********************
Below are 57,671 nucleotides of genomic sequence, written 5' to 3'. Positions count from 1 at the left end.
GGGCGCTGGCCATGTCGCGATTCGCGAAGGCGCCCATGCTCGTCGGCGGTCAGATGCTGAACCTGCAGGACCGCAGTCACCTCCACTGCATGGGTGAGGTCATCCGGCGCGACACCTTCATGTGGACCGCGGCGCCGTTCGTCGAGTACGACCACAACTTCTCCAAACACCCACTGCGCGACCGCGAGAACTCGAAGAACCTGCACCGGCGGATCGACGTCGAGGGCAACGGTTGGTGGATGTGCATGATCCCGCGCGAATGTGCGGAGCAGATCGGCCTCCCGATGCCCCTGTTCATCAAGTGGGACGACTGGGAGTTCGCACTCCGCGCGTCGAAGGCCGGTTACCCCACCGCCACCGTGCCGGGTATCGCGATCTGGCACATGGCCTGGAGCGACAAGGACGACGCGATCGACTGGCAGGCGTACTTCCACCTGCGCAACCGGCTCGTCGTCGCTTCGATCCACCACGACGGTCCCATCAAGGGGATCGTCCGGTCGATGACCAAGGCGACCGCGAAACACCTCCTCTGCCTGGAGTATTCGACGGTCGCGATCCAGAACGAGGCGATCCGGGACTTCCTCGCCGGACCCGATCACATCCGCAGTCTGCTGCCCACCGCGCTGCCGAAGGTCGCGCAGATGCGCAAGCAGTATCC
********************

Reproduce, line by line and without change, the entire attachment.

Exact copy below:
Below are 57,671 nucleotides of genomic sequence, written 5' to 3'. Positions count from 1 at the left end.
GGGCGCTGGCCATGTCGCGATTCGCGAAGGCGCCCATGCTCGTCGGCGGTCAGATGCTGAACCTGCAGGACCGCAGTCACCTCCACTGCATGGGTGAGGTCATCCGGCGCGACACCTTCATGTGGACCGCGGCGCCGTTCGTCGAGTACGACCACAACTTCTCCAAACACCCACTGCGCGACCGCGAGAACTCGAAGAACCTGCACCGGCGGATCGACGTCGAGGGCAACGGTTGGTGGATGTGCATGATCCCGCGCGAATGTGCGGAGCAGATCGGCCTCCCGATGCCCCTGTTCATCAAGTGGGACGACTGGGAGTTCGCACTCCGCGCGTCGAAGGCCGGTTACCCCACCGCCACCGTGCCGGGTATCGCGATCTGGCACATGGCCTGGAGCGACAAGGACGACGCGATCGACTGGCAGGCGTACTTCCACCTGCGCAACCGGCTCGTCGTCGCTTCGATCCACCACGACGGTCCCATCAAGGGGATCGTCCGGTCGATGACCAAGGCGACCGCGAAACACCTCCTCTGCCTGGAGTATTCGACGGTCGCGATCCAGAACGAGGCGATCCGGGACTTCCTCGCCGGACCCGATCACATCCGCAGTCTGCTGCCCACCGCGCTGCCGAAGGTCGCGCAGATGCGCAAGCAGTATCC